India Off The Tourist Trail

Rabari man, Kutch India

Kutch, located in the western part of India in the state of Gujarat, the land of culture, confluence of traditions and off the tourist trail. It has always surprised me with its beauty and rich heritage. Even after a continuous immigration and emigration in the region, the essence of the land has stayed intact like a constant among the ever-changing demographics. It is one of the most off the beaten track places in India and if you are longing for that then this is the place to go.

Being my homeland, a place where I was born and brought up, Kutch holds a special place in my heart. It’s a colourful state which has always been a mystery for many and has hence attracted travellers from around the world. They come to see the beauty of the land, the magical white sands of the Rann of Kutch, the numerous communities and their embellished colourful attire, to taste their culture hidden deep in their hearts and to indulge with these local tribes and their way of life.

Want to join me on a quick journey of this special place? Please continue reading.

Meet the people of Kutch, Gujarat

The Rabari people are a semi-nomadic cattle herder community also known as “Desai”.

Rabari men and women can be easily identified by their clothing. The men wear white coloured turban and a tight jacket with bit of Rabari embroidery and white loose trouser like a dhoti. Rabari women, on the other hand, wear mostly black clothes. They usually wear identical hanging earrings and a lot of other gold or silver ornaments. Young girls wear a bright top with colorful Rabari embroidery which is inspired from Nature. They also include mirrors in their embroidery which can also be seen in their headgear. Their arms, feet and neck are tattooed.

Rabaro woman in Kutch India

You can find them near the villages of Bhuj, Nakhatrana while Dhebar. Those who are still grazing cattle (mainly sheep, goats and some camels) have to migrate in search of water and grass. Sometimes you can see them camping on the roadside while migrating along with their herds.

Meghwal is another interesting community that you can find in the Banni region near the Great Rann of Kutch. They live in “Bhunga”, traditional huts made of grass, mud, wood and decorated inside with mirrors and mud work. These huts are eco friendly and smart. Mud keep huts cooler inside during the summer.

Harijan Men wear simple white Pathani suit, which is a long shirt with -seems they have adopted this from their Sindhi neighbours and white and blue chequered turban. However they look bit bland compared to women who wear most beautiful and colourful costumes every single day.

They wear beautiful tops called Kanjiri with mirror handwork, heavy and bright skirt and headgear. Some of them wear huge nose-rings and lot of other ornaments. They make their own beaded necklaces and wrist belts.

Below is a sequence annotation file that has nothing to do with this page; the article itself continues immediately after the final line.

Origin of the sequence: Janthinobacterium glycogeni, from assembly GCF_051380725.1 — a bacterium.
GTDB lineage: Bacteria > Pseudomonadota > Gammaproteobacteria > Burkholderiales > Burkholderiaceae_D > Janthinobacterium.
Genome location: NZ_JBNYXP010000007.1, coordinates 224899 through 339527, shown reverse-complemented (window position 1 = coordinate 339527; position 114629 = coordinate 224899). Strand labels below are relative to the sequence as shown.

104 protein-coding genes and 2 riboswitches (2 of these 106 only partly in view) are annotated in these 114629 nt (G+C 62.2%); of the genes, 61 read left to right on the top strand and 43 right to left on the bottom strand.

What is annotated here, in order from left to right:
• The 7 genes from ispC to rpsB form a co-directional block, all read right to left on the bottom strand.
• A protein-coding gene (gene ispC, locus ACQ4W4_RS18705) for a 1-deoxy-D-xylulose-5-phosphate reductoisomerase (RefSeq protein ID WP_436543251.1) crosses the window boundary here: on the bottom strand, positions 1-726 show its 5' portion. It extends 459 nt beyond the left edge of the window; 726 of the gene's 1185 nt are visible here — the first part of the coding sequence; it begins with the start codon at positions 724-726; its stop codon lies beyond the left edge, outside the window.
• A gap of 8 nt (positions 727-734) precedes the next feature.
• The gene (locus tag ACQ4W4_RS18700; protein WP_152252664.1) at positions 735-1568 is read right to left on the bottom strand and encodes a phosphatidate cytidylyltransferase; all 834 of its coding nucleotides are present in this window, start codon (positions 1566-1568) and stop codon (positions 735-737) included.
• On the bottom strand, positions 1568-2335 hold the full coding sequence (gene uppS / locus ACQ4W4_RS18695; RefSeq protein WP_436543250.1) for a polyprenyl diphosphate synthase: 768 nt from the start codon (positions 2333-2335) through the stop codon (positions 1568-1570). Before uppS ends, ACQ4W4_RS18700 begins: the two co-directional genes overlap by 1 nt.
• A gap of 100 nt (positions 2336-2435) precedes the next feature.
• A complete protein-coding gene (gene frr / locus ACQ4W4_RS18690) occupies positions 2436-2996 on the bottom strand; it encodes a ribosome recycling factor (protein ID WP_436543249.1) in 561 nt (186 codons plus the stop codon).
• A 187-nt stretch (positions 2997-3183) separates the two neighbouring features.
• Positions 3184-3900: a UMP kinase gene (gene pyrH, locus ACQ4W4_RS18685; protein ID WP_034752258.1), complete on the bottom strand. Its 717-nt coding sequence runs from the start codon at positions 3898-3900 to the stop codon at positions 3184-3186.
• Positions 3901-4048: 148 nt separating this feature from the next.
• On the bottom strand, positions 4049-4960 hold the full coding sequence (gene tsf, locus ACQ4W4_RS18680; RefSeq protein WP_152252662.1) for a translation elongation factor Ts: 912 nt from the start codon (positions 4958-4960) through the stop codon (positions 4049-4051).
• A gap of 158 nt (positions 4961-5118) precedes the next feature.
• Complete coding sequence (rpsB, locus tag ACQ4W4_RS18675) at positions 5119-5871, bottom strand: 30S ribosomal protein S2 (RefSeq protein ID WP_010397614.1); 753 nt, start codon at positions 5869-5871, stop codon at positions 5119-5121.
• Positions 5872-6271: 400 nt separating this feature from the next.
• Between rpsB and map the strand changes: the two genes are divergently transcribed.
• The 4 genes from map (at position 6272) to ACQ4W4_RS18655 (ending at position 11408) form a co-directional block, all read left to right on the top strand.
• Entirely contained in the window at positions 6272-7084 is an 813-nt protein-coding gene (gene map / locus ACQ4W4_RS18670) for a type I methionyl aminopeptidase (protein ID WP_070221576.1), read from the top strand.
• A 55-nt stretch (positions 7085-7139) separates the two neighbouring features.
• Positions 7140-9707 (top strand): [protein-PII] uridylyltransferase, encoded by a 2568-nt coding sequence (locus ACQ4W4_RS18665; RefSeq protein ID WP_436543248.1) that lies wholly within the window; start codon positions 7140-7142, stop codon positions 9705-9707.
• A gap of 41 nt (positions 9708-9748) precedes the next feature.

Meghwal woman India

Jat, Mutva, Halepotra, Pathan, Raysipotra, Sama, Sumra, Node, are some of well known Muslim communities. They mostly live in the northern part of Kutch like the Banni and Pachchham area.

They are most hospitable and traditional people in Kutch but mostly conservative in their ideology. They wear bright and one-colored Pathani suit. They are also recognised by their physical features. They are generally very tall, have long and sharp nose as well as chin and some have henna dyed red beard. Bhirandiyara is a junction village in Banni where you can see all these people busy with their daily routines.

How to meet the local people

Local familie near Kutch

The above mentioned communities have preserved their lifestyle and outfits for generations. They are outstanding in making beautiful handicrafts. There are many other unexplored communities as well who may be small in number but have very beautifully lived through times and yet saved their culture and traditions.

If you would like to explore this area and meet these wonderful communities, please be aware that the approach should be a bit different then you are used to. You should treat them respectful and must gain their consent before visiting their villages/homes. A friendly introduction or having local connections will make a big difference in the kind of experience you can have. It will be easier to interact and know the communities better. As I know many communities for years I would love to offer you my help, if you wish. Please have a look at this Experience one of the biggest salt deserts in the world or 3-day handicraft experience I organize.

“Carpe diem” 🙂

Kuldip Gadhvi

 

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